Here’s what my brain says happened:  As I’d done since the show premiered in 1975, I struggled to stay awake long enough that night to watch Saturday Night Live on NBC.  Besides wanting to laugh at jokes many of which I didn’t quite understand but knew were somehow pushing boundaries, it was imperative that I not find myself at school on Monday morning unable to recite the best skits and be deemed a wuss whose mommy probably tucked him in at 8:PM.  As I watched that night’s episode, skinny English punk rockers Elvis Costello and the Attractions were introduced as the musical act. They started to play some song I didn’t recognize when suddenly, seemingly quite angrily, Elvis stopped the band mid-note and sneered into the microphone that there “was no reason to play that song here” before launching into the song………  “Watching the Detectives.”

The mixture of Costello’s angry young man demeanor, hyperactive manner and staccato lyric delivery, and the infectious groove, shuffling drums, and tightly picked electric guitar notes in the reggae-influenced Watching the Detectives was a revelation. I had no idea to whom Elvis was flipping the bird by playing this particular song on U.S. TV nor why he had needed to be so “punk” in forcing it onto our screens against the will of “the man,” but I knew his action was heroic.  It was all just so damn cool. Maybe this punk stuff had potential…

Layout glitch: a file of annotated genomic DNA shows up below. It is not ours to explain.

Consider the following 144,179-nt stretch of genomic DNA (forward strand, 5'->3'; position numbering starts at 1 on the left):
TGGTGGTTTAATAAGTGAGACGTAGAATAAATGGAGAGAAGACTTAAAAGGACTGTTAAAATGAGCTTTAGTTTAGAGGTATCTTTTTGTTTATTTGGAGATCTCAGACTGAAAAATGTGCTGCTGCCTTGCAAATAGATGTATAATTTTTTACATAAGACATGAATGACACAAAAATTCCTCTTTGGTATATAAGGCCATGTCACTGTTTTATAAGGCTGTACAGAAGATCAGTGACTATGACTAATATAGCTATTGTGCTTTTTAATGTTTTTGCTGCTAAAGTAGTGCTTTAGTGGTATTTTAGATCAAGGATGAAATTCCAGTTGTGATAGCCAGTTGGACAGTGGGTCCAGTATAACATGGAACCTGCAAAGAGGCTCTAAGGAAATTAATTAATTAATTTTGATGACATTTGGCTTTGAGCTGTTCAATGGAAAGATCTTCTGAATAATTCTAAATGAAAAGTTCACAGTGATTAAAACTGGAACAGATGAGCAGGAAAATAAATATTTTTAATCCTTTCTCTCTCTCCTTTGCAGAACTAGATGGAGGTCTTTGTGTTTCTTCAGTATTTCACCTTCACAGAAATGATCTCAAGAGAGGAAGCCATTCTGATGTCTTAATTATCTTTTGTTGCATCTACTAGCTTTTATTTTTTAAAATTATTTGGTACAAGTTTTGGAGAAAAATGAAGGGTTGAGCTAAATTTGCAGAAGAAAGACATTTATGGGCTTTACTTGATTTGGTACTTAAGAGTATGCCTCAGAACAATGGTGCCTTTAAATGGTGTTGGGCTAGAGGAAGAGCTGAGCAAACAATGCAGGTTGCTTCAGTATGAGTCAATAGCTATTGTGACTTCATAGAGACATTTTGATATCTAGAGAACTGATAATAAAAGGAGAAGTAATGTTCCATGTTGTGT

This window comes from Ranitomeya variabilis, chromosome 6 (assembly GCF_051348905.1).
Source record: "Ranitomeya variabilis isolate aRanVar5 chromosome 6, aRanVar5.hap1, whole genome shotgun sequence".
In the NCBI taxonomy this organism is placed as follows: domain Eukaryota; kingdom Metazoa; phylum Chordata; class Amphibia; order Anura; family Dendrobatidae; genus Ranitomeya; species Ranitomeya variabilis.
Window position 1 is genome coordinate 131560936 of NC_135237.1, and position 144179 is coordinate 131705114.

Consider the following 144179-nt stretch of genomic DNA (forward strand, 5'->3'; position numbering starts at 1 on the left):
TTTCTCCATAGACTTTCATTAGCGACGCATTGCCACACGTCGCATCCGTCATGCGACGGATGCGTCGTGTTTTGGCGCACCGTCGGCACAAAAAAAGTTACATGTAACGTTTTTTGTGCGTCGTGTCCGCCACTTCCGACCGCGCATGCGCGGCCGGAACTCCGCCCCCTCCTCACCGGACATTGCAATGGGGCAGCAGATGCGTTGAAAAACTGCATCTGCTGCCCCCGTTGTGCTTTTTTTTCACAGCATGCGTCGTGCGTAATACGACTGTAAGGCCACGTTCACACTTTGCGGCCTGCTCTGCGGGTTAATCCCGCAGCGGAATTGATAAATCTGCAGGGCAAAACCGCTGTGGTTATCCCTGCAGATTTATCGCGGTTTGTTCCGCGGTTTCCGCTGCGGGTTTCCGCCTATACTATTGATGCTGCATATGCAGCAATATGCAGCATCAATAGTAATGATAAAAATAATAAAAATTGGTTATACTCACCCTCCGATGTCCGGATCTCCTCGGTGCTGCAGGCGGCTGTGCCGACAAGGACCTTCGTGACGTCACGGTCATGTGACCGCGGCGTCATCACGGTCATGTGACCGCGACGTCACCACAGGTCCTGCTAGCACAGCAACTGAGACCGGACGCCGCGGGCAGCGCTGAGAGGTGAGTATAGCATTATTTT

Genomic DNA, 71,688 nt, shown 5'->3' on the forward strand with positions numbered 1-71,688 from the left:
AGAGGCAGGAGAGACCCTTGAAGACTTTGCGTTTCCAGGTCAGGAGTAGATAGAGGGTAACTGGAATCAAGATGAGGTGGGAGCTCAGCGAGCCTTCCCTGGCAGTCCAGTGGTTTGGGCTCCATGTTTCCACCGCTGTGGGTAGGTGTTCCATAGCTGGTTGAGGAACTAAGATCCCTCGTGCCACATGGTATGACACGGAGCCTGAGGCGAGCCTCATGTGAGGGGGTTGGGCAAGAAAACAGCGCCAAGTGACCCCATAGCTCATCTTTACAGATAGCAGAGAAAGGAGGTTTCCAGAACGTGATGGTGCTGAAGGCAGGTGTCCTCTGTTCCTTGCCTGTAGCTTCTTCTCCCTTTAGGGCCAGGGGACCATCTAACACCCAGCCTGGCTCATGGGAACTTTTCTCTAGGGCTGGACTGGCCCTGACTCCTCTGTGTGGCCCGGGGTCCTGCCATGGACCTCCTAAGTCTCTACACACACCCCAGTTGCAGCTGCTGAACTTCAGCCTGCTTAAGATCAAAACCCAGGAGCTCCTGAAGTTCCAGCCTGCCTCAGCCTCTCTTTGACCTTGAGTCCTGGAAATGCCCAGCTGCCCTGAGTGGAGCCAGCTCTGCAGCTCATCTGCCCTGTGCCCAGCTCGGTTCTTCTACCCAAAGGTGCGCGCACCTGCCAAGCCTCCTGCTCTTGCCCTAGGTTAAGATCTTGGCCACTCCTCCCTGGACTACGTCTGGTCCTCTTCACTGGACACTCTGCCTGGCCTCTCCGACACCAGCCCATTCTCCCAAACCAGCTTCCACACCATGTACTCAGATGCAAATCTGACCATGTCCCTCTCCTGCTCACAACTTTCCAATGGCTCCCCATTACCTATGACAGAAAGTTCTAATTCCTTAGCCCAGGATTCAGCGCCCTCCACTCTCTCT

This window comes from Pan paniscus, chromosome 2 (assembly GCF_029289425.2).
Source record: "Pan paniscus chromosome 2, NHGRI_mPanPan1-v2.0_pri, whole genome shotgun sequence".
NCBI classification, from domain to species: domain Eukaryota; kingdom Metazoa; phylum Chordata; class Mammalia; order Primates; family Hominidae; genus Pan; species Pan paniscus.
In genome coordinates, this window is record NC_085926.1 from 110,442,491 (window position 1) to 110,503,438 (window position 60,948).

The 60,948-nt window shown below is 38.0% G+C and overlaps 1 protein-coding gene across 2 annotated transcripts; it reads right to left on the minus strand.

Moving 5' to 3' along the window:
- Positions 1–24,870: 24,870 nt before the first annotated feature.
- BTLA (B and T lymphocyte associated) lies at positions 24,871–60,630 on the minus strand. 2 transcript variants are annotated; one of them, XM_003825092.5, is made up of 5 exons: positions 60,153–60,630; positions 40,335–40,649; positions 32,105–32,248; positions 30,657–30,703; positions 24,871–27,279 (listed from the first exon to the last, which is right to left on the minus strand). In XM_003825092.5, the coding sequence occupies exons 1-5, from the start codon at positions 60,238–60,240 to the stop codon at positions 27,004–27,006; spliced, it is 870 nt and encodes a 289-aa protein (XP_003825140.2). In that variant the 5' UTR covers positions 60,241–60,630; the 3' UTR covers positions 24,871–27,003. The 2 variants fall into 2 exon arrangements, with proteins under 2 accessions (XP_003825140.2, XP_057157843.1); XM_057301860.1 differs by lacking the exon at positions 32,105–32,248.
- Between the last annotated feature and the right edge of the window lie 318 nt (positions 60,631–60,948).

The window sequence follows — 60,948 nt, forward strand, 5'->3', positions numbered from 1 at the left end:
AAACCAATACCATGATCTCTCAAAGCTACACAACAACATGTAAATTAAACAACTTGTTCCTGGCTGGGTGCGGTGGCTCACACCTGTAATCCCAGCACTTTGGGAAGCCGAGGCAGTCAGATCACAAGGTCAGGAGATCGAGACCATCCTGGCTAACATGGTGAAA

Angry Elvis Giving It to the Man on SNL, 1977 (from

Angry Elvis Giving It to the Man on SNL, 1977 (from

It would be years before I actually owned any Elvis Costello, but Watching the Detectives would be part of me forever from that day forth.  I knew I wouldn’t need to actually listen to it ever again for it to remain near the top of my mind’s internal most played list.

Here’s what science says actually happened:  Elvis Costello and his band indeed played Watching the Detectives that night, but during their first slot on the show.  It was during their second performance later in the episode that Elvis stopped after a few bars of new single Less Than Zero, to make his “no reason” statement before leading the band into the song Radio, Radio, a screed against “corporate” media force-feeding musical and other entertainment pabulum to the masses.